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what is this soft computing? why we need this soft computing?
Perhaps the PAC learning framework should be listed as an example? I'm not sure. Alex.g 18:32, 8 December 2007 (UTC)
Adding the link probably approximately correct learning for reference. Actually, Zadeh does not mention this that I know of, so I don't think this would be the best example. I will be trying to clarify this page somewhat. --Clangin (talk) 13:58, 6 July 2008 (UTC)
Technically, SC is not AI
Artificial Intelligence (AI) uses hard computing techniques, whereas Soft Computing (SC) uses soft techniques. Therefore, they are not the same; they are in opposition. --Clangin (talk) 14:01, 6 July 2008 (UTC)
Artificial Intelligence uses both approaches (SC,HC)
It is very confusing for many people what IA is. A practical definition was proposed by Alan Turing, as a game where a person seating in a room by means of a teletype (that was in the early 50s) needs to guess if he is connected to either a computer or other human being in other teletype. If a person can not distinguish which one is the computer or the human, then the computer shows an artificial intelligence. In this accepted approach that I roughly described, there is nothing about the means by which such system may be achieved. Perceptrons (primitive neural networks), cellular automata, Turning machines, recursive functions, first order predicate logic, among others were known at that time. Also the difference between heuristic methods that always solve a class of problems, known as algorithms. Also methods that not always reach a solution or just approximates one, known as heuristic methods or simply as heuristics. The main difference in the way to find solutions resides in the representation of the problem. There were two approaches neaties and scruffies. Neaties use a neat representation of the problem, that means a symbolic representation of the problem, to which inference rules (rewriting) are used to find the solution. In that case what is needed to solve the problem is included as rules. That rules may be learned or programed. On the other hand, scruffies used methods inspired in the way the brain was supposed to work at that time. A simple method of a neuron was a perceptron, later that model evolved to neural networs, but the main difference was that there is no symbolic representation of the problem. In this approach a network of neurons is trained by presenting many samples of inputs that the system learns to classify. This approach is similar to the behaviorist school of psychology, were learning is a process that consist of presenting a stimulus and depending on the answer a positive or negative reinforcement, this is known as conditioning. Internally, the device works doing some kind statistics. The use of the expression "soft computing" seems to refer to the methods formerly known as scruffies, but I am not sure if they are synonymous, that was what leads me to this entry. If such is the case, a brief description of the subject may be placed in this article, and a link to bio-inspired methods, or something like that. By a previous analysis of the related terms. —Preceding unsigned comment added by Elias (talk • contribs) 12:00, 3 September 2010 (UTC)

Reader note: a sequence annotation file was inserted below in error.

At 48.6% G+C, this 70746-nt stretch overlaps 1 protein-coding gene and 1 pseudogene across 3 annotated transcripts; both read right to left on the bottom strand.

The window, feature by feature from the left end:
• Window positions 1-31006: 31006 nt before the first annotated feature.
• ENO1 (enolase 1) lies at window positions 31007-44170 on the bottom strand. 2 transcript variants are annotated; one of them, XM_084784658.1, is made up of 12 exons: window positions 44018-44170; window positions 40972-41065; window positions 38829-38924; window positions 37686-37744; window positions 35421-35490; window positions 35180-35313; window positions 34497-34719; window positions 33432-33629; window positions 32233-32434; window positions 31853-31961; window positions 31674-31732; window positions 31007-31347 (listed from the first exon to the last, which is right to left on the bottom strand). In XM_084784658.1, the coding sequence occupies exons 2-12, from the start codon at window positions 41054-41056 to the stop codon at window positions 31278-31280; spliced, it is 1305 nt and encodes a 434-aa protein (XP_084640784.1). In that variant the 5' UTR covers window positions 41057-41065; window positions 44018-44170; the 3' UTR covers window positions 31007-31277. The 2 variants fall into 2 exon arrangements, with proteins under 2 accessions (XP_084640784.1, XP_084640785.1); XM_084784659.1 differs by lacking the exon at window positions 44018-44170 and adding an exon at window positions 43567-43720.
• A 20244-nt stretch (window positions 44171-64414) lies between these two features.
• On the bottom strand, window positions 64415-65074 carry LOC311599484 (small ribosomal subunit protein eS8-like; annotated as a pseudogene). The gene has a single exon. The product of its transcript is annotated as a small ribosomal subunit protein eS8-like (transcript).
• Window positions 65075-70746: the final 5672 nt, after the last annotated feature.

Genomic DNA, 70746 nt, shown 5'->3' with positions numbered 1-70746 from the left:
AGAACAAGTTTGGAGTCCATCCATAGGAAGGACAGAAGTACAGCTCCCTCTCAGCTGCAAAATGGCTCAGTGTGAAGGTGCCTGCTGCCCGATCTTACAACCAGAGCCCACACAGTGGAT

- I don't think that definition for AI is clear and informative enough. I would propose a definition based on the characteristics that a system must display to show intelligence, one of them is possibly going to be the capability of (intelligently) adapting to circumstances, intelligence here means that the adaptation to circumstances or a different context is not programmed beforehand (for instance with a switch construct) but it is something obtained through the processing of the (intelligent) algorithm. Any system processes an input and produces an output. In the case of AI the input is either more unpredictable, more complex or both. The problem is that there is no consensus about a definition for AI.
- Back to the current topic, I'm not sure about the difference between neaties and scruffies, but certainly the difference between HC and SC is not the difference between symbolic and connectionist intelligence. Basically SC deals with approximations to solutions, either because a problem is undecidable or because the hard algorithm to find the solution (and not an approximation) is too expensive in computational terms. This difference between SC and HC is not very (co)related with the difference between AI and not AI, but if there is some correlation it is probably because the kind of problems where SC is interesting are those where AI is required (with a complex or unpredictable input that causes high computational costs or undecidability). --trylks (talk) 14:30, 14 March 2013 (UTC)
Needs a lot of work
I rewrote the introduction, which contained numerous factual errors, but this article really needs someone with a decent knowledge of the subject.
It needs a clear definition of what it is (I think my rewritten definition is reasonably accurate, but without any experience in the area I can't be sure), as well as a clear description of techniques used and its applications.
*goes to put "Expert needed" template on page*
hi I want to edit this soft computing page so can anyone provide me some more references to study this topic ? help me please. — Preceding unsigned comment added by Shrikrushna lekurwale (talk • contribs) 13:56, 30 September 2011 (UTC)